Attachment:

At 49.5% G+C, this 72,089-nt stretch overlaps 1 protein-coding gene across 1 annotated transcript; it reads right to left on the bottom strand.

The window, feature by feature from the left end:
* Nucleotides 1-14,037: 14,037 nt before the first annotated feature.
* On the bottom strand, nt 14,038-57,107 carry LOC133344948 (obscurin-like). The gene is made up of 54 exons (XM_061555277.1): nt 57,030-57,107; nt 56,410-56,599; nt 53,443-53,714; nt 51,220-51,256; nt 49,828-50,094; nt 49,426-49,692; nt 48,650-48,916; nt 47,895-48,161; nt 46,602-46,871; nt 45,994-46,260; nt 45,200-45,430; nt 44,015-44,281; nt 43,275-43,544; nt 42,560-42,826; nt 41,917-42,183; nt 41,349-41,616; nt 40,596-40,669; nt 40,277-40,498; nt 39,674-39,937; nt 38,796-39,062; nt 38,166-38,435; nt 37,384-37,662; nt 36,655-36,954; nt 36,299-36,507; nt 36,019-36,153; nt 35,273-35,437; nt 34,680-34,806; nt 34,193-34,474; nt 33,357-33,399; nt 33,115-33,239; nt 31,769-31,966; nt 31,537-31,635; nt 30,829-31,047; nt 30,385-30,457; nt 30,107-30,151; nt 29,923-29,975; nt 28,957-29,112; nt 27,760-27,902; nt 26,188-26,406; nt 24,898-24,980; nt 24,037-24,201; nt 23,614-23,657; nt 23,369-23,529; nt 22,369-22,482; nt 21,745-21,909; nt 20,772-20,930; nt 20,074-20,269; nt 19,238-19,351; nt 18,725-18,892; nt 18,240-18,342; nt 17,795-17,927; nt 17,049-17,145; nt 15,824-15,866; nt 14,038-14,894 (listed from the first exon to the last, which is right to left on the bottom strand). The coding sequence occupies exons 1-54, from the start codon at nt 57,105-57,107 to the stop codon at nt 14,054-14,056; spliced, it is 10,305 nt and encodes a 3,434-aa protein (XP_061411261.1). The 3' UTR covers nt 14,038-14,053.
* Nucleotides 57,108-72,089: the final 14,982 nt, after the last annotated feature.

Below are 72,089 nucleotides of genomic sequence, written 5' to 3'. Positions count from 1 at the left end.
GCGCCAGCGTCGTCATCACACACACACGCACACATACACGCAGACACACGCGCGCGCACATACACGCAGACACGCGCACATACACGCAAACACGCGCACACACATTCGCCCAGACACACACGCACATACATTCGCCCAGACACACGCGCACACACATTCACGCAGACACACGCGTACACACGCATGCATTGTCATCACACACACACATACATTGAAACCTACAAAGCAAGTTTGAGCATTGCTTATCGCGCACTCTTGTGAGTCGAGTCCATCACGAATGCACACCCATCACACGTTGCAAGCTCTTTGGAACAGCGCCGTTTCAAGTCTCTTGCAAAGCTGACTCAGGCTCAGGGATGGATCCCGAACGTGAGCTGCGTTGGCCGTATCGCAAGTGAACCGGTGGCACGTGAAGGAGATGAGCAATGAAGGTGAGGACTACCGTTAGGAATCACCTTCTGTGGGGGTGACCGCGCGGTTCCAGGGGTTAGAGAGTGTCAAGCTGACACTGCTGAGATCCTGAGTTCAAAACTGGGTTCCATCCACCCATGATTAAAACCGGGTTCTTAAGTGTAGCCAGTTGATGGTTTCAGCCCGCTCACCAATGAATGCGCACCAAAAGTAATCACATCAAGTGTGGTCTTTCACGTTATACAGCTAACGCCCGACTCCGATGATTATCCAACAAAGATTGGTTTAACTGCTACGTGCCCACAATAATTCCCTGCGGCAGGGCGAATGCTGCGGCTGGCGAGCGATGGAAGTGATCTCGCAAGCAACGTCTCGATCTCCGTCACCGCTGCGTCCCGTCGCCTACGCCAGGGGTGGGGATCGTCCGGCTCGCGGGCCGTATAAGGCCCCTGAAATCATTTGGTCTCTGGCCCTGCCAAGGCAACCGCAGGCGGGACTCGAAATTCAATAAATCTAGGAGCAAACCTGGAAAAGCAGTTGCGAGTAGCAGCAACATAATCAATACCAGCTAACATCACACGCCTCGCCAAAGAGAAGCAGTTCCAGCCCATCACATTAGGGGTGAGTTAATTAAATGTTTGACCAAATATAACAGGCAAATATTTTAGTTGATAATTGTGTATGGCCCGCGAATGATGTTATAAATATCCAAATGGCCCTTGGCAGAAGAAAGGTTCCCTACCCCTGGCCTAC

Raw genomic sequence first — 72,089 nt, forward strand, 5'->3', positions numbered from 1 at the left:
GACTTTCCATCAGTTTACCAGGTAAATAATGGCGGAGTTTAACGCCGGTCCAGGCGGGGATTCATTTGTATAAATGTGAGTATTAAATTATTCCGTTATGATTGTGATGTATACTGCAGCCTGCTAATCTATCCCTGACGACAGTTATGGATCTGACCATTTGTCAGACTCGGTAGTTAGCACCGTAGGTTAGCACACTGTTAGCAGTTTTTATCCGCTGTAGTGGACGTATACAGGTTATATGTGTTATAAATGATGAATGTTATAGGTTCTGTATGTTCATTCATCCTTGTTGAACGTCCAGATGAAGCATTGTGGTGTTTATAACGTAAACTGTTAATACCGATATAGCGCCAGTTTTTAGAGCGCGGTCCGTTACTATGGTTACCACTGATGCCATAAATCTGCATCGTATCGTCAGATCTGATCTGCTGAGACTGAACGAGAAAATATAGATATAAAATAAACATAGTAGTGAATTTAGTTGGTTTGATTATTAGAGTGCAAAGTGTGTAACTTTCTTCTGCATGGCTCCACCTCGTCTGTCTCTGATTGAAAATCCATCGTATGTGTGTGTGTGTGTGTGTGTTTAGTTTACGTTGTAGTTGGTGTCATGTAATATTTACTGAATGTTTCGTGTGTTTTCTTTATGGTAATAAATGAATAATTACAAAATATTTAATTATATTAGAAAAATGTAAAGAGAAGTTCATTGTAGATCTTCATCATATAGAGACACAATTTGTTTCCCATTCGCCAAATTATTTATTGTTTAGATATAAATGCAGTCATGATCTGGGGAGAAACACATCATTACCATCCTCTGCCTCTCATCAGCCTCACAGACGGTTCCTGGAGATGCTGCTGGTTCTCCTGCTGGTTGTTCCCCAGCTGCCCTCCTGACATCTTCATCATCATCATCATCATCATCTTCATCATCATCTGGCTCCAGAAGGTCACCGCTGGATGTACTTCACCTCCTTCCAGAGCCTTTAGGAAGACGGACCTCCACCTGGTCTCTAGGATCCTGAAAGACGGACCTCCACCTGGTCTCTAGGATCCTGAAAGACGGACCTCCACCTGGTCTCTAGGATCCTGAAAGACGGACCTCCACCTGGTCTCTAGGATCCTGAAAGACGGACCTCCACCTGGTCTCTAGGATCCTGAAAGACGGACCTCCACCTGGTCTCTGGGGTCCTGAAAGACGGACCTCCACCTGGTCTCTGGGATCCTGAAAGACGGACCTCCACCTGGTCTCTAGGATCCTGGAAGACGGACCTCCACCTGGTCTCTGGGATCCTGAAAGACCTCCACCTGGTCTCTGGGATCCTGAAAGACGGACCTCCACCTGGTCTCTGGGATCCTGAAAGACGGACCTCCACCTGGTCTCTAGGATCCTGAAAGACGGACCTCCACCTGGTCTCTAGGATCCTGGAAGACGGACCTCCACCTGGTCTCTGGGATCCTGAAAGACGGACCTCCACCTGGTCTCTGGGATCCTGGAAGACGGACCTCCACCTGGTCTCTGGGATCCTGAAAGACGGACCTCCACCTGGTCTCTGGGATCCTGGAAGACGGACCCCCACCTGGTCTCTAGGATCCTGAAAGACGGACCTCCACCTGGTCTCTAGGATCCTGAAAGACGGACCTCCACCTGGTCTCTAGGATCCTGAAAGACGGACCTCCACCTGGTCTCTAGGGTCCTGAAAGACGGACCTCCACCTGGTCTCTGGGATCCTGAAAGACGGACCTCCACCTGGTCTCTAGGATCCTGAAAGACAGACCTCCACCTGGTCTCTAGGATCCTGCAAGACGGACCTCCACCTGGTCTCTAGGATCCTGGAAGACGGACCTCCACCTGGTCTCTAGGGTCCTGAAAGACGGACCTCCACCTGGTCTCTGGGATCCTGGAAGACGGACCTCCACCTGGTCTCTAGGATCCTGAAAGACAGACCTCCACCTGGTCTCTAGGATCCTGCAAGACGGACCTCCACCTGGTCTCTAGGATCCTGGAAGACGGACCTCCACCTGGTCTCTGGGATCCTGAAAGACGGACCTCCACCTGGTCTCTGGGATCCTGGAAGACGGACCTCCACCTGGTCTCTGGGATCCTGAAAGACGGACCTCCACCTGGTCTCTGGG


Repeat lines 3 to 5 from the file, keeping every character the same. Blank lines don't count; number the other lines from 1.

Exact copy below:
* Nucleotides 1-14,037: 14,037 nt before the first annotated feature.
* On the bottom strand, nt 14,038-57,107 carry LOC133344948 (obscurin-like). The gene is made up of 54 exons (XM_061555277.1): nt 57,030-57,107; nt 56,410-56,599; nt 53,443-53,714; nt 51,220-51,256; nt 49,828-50,094; nt 49,426-49,692; nt 48,650-48,916; nt 47,895-48,161; nt 46,602-46,871; nt 45,994-46,260; nt 45,200-45,430; nt 44,015-44,281; nt 43,275-43,544; nt 42,560-42,826; nt 41,917-42,183; nt 41,349-41,616; nt 40,596-40,669; nt 40,277-40,498; nt 39,674-39,937; nt 38,796-39,062; nt 38,166-38,435; nt 37,384-37,662; nt 36,655-36,954; nt 36,299-36,507; nt 36,019-36,153; nt 35,273-35,437; nt 34,680-34,806; nt 34,193-34,474; nt 33,357-33,399; nt 33,115-33,239; nt 31,769-31,966; nt 31,537-31,635; nt 30,829-31,047; nt 30,385-30,457; nt 30,107-30,151; nt 29,923-29,975; nt 28,957-29,112; nt 27,760-27,902; nt 26,188-26,406; nt 24,898-24,980; nt 24,037-24,201; nt 23,614-23,657; nt 23,369-23,529; nt 22,369-22,482; nt 21,745-21,909; nt 20,772-20,930; nt 20,074-20,269; nt 19,238-19,351; nt 18,725-18,892; nt 18,240-18,342; nt 17,795-17,927; nt 17,049-17,145; nt 15,824-15,866; nt 14,038-14,894 (listed from the first exon to the last, which is right to left on the bottom strand). The coding sequence occupies exons 1-54, from the start codon at nt 57,105-57,107 to the stop codon at nt 14,054-14,056; spliced, it is 10,305 nt and encodes a 3,434-aa protein (XP_061411261.1). The 3' UTR covers nt 14,038-14,053.
* Nucleotides 57,108-72,089: the final 14,982 nt, after the last annotated feature.